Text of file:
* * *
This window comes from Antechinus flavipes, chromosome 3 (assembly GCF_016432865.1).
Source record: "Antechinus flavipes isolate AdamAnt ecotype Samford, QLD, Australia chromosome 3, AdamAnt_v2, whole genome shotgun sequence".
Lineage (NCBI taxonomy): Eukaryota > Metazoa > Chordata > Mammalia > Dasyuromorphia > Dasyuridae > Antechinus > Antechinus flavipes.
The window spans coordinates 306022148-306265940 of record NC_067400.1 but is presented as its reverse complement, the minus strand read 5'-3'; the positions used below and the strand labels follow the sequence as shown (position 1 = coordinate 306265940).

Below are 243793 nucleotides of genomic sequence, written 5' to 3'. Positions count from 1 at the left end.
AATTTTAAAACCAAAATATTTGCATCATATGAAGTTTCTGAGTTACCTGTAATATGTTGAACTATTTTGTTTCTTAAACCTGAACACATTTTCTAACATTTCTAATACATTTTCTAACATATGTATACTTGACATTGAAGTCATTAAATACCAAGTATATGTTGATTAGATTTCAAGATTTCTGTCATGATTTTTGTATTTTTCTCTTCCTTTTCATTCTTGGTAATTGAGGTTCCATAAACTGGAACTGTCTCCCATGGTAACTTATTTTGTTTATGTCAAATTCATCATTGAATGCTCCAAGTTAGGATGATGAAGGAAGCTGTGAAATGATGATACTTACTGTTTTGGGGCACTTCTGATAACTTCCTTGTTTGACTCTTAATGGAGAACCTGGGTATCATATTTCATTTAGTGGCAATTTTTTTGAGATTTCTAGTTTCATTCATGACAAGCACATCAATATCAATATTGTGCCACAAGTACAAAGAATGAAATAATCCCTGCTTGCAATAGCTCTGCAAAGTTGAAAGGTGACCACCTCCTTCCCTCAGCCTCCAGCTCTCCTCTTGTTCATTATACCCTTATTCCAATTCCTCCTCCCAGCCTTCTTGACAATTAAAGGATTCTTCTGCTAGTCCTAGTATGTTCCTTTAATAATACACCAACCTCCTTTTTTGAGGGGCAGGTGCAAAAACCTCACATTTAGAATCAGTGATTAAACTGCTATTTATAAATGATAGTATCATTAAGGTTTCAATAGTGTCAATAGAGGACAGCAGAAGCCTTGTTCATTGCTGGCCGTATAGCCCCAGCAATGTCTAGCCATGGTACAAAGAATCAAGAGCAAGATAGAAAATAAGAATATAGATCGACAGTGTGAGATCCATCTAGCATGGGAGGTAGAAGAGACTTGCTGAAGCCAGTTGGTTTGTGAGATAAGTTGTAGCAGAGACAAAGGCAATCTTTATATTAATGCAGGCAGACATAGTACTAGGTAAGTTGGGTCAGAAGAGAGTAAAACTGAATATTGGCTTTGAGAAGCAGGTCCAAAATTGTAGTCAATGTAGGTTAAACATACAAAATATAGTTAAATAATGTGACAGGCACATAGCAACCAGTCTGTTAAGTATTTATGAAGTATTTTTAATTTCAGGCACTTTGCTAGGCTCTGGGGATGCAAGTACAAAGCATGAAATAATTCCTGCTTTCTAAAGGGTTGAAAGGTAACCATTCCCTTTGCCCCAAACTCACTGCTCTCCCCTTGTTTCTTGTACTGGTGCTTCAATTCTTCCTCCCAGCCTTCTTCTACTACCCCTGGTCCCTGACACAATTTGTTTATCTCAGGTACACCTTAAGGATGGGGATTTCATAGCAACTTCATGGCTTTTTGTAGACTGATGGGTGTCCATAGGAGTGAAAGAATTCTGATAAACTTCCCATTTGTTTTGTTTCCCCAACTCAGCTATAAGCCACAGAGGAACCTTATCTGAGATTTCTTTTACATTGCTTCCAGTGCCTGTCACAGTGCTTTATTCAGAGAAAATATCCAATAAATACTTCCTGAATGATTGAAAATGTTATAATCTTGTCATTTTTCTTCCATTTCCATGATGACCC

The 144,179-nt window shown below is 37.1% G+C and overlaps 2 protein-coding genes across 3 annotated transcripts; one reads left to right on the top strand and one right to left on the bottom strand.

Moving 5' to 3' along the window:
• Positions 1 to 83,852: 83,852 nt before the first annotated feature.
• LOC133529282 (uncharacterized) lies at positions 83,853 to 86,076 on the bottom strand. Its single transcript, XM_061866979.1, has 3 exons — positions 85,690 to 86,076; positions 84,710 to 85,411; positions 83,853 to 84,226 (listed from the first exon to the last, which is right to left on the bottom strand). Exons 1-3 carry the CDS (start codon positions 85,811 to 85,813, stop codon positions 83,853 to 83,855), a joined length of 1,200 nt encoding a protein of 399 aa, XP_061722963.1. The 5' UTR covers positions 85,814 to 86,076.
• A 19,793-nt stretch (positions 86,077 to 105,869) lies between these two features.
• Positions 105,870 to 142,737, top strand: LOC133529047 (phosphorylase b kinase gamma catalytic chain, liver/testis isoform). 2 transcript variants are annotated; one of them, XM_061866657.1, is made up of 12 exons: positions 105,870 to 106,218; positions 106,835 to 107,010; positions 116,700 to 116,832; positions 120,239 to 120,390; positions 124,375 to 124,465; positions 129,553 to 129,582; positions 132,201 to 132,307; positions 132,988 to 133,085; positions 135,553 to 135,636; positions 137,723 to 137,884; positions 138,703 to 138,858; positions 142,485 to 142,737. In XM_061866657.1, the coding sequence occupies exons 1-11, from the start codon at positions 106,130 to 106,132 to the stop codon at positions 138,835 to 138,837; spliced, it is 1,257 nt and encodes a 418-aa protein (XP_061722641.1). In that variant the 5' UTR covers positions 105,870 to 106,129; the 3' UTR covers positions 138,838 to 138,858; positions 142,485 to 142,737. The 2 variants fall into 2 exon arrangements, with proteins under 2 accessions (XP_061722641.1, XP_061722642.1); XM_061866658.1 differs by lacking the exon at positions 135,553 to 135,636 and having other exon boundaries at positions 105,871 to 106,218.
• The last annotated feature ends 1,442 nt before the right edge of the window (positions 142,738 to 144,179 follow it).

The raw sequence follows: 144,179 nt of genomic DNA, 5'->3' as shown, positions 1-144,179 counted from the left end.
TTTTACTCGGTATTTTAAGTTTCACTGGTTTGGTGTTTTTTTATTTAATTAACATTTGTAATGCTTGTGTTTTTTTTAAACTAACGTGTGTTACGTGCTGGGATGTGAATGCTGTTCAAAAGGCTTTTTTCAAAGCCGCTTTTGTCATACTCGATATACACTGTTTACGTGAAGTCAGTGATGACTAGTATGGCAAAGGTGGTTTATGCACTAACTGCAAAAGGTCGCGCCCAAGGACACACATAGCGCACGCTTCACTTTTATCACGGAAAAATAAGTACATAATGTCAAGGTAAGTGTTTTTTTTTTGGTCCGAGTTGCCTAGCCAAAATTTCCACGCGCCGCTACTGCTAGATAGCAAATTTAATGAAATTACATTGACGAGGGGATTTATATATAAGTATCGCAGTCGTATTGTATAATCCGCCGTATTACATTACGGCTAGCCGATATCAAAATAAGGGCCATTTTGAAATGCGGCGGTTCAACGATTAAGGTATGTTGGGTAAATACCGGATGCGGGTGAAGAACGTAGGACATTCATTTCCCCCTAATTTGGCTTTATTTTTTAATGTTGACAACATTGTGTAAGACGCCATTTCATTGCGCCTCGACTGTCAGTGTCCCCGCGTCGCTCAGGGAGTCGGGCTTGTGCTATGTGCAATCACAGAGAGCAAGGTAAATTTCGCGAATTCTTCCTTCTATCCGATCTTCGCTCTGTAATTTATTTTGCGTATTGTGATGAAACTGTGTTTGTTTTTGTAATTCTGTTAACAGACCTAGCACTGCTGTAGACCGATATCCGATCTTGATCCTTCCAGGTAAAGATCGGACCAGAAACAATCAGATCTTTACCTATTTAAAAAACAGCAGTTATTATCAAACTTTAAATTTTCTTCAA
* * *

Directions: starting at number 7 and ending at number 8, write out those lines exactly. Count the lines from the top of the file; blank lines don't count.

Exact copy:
The 144,179-nt window shown below is 37.1% G+C and overlaps 2 protein-coding genes across 3 annotated transcripts; one reads left to right on the top strand and one right to left on the bottom strand.

Moving 5' to 3' along the window: